Wednesday, August 30, 2017

Local Legends

The day started with a mechanical, on the MAX train.  Apparently the train's brakes wouldn't stop stopping, so several riders had to ride from Beaverton to Hillsboro while the rest of us hung around Maggie's Buns eating pastries and drinking coffee.  When we rolled out, the head count was ten guys, two chicks.  I had invited the other chick, Erinne, who is a fun and strong rider.  She made it to the top of the massive gravel climb first.
I first met Erinne on this road, the Trask River Road, in 2012 during the Velodirt Rapture, which I rode twice.  The first year, I took my road bike with 32mm tires, and the second year I rode my "vintage" fully rigid 26" wheel mountain bike.  The latter was like riding a couch, so I opted for that steed on this latest adventure.
The second, and third, and fourth and fifth mechanicals all happened on the Trask River road.  There just comes a point where skinny tires lose out when confronted with lots of chunky sharp gravel.  I did notice that the rim tape had a sharp seam and used some pink duct tape to cover it.  Maybe that helped.  The impressive part was the 13 year old kid riding the bike with the multiple flats, his strong legs and good attitude under duress.
Also impressive is the gentleman in orange pictured above.  He rode a fixed gear and had a spare cog strapped to his saddle bag, along with a full sized chain whip strapped to his top tube.  At the top and bottom of each major climb, he'd pull over and change out his gearing.  He never coasted, and he never complained.

By the time we got close to the brew pub in Tillamook, the headwind had started in earnest.  Erinne and I worked together, or, well, okay she pulled me the entire time, and we finally made it to beer.  The Bike Concierge was right on time to scoop us all up and take us back to points east.  

I really appreciated the thorough ride leadering, support, planning, pre-ride communication and route details offered by our organizer.  Cheers, Gugie.

Thursday, August 10, 2017

Us Versus Them

Photo credit: Keith Olenslager
I've been thinking a lot lately about two types of behavior: rolling coal and the human chain.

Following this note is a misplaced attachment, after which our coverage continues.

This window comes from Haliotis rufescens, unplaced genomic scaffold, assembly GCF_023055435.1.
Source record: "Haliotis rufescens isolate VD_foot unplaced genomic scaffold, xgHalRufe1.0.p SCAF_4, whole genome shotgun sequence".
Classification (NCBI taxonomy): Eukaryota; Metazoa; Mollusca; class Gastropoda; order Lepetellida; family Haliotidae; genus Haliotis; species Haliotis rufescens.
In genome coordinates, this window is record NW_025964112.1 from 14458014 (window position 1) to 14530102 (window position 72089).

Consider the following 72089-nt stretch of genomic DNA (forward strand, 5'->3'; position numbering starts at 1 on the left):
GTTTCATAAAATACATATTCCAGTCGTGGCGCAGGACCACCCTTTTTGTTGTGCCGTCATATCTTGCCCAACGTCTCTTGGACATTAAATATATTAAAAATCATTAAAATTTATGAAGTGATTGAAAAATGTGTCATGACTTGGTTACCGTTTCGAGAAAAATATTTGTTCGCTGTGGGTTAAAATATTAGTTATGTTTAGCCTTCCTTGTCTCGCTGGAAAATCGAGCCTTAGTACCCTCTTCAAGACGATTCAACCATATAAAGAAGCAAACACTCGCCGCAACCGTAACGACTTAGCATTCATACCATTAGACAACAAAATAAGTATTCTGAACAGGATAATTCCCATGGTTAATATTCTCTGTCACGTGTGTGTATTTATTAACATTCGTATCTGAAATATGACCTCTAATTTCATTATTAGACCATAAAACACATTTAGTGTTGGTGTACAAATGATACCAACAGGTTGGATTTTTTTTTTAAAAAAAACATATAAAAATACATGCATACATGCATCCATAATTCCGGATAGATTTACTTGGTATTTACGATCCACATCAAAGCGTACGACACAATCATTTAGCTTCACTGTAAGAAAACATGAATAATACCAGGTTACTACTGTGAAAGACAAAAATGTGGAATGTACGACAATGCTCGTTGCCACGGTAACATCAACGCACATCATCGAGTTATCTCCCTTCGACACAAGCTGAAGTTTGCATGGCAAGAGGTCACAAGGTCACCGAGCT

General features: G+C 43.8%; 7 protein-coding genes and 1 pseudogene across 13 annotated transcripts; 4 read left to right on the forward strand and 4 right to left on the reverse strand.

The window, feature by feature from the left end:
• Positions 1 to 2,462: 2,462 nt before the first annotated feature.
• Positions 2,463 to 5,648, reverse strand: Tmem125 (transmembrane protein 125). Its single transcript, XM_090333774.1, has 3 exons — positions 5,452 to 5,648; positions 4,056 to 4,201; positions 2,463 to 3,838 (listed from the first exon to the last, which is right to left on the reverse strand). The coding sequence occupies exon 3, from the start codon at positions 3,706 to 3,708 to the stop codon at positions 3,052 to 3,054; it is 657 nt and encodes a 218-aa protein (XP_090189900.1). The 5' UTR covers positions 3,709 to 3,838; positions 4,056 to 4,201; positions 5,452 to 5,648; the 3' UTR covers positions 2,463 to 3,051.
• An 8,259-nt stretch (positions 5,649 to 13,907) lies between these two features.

Rolling coal, in case you're unfamiliar, is when a vehicle with a diesel engine, usually a large pick up truck or SUV, deliberately spews black toxic fumes at bicyclists.  Yes, deliberately.  These fumes are toxic, especially to those humans who use their lungs in athletic pursuits like cycling.

The human chain is from a story I heard that took place at a Florida beach.  A couple had been out swimming and got caught by the rip tide.  They had been pulled out quite a ways and were in deep trouble.  The onlookers at the beach, all strangers, linked together to form a human chain and saved the couple's lives.  This is some top level human heroism.

I've experienced both types of behavior on rides.  The rolling coal phenomena, which should be pictured next to the word "sociopath" in the dictionary, is dangerous.  It is extreme bullying.  There's an imbalance of power (and intelligence) when a diesel truck, weighing in at approximately 2000 pounds, veers at, revs their engine and blows fumes at a 150 pound human atop a 25 pound bicycle.

If I ever met one of these drivers, I'd dare them to ride a bike, but I suspect they wouldn't even if they could.  I can't help but wonder though, if they read the story about the human chain, would they count themselves as one of the heroic types who would've taken part in that rescue?
Photo credit: Keith Olenslager
On the human chain side of things, most drivers I encounter slow down and go around.  Some motorists will even stop to check on cyclists doing roadside repairs, or offer water.  Cycling acquaintances are totally willing to ruin their ride to spend all day fixing seven flats with me.  Friends are willing to drop everything and come rescue me when an eighth flat will destroy me.  Pro tip: always check your rim tape when installing new tires.